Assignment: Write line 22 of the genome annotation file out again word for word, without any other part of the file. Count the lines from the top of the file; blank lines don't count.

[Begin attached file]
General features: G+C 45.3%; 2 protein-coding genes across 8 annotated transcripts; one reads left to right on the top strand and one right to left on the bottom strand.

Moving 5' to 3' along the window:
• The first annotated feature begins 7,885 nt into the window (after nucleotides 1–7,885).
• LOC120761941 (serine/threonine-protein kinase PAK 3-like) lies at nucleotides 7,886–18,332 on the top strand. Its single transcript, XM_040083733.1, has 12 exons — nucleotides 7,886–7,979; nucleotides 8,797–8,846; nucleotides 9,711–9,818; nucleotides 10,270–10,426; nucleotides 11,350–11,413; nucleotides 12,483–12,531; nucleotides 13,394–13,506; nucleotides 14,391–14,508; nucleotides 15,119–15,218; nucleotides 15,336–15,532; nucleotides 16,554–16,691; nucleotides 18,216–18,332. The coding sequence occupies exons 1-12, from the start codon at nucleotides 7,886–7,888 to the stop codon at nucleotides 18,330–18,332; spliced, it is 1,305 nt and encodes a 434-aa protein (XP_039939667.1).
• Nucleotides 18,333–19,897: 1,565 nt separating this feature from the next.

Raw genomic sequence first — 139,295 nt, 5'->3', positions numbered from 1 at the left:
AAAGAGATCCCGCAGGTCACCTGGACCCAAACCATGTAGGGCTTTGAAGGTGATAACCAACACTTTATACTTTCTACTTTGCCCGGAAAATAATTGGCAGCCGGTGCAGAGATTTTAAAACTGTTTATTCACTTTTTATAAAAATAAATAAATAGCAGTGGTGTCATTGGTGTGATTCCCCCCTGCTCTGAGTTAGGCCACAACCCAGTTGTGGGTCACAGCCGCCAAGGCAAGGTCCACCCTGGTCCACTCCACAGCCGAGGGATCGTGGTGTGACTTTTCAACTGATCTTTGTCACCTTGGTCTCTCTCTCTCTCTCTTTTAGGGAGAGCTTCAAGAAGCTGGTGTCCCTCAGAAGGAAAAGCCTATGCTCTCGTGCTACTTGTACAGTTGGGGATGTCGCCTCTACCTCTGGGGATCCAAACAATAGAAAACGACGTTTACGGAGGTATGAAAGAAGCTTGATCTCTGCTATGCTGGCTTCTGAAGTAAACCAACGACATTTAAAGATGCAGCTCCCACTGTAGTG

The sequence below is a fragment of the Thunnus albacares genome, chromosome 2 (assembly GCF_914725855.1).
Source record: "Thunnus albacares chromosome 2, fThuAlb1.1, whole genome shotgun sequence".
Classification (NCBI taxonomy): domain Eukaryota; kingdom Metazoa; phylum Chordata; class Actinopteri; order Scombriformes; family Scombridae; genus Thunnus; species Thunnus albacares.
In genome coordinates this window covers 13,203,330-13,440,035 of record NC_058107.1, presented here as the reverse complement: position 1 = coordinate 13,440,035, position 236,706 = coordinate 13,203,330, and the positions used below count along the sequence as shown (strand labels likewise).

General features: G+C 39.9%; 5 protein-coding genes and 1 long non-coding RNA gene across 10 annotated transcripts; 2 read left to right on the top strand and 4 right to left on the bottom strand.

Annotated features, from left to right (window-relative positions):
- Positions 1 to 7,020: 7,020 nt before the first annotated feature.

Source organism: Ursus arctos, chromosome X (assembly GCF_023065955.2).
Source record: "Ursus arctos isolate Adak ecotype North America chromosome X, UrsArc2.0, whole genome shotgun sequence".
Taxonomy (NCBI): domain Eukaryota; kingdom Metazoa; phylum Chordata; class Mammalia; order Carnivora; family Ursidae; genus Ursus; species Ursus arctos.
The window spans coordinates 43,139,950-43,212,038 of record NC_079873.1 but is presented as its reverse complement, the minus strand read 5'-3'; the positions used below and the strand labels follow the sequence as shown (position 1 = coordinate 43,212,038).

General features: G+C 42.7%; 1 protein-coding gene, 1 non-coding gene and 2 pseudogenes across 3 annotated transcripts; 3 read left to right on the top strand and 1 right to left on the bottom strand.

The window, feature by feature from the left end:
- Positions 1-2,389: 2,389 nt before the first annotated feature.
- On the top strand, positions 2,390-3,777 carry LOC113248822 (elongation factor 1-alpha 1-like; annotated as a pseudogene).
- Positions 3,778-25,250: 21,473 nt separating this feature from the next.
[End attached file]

- On the top strand, positions 2,390-3,777 carry LOC113248822 (elongation factor 1-alpha 1-like; annotated as a pseudogene).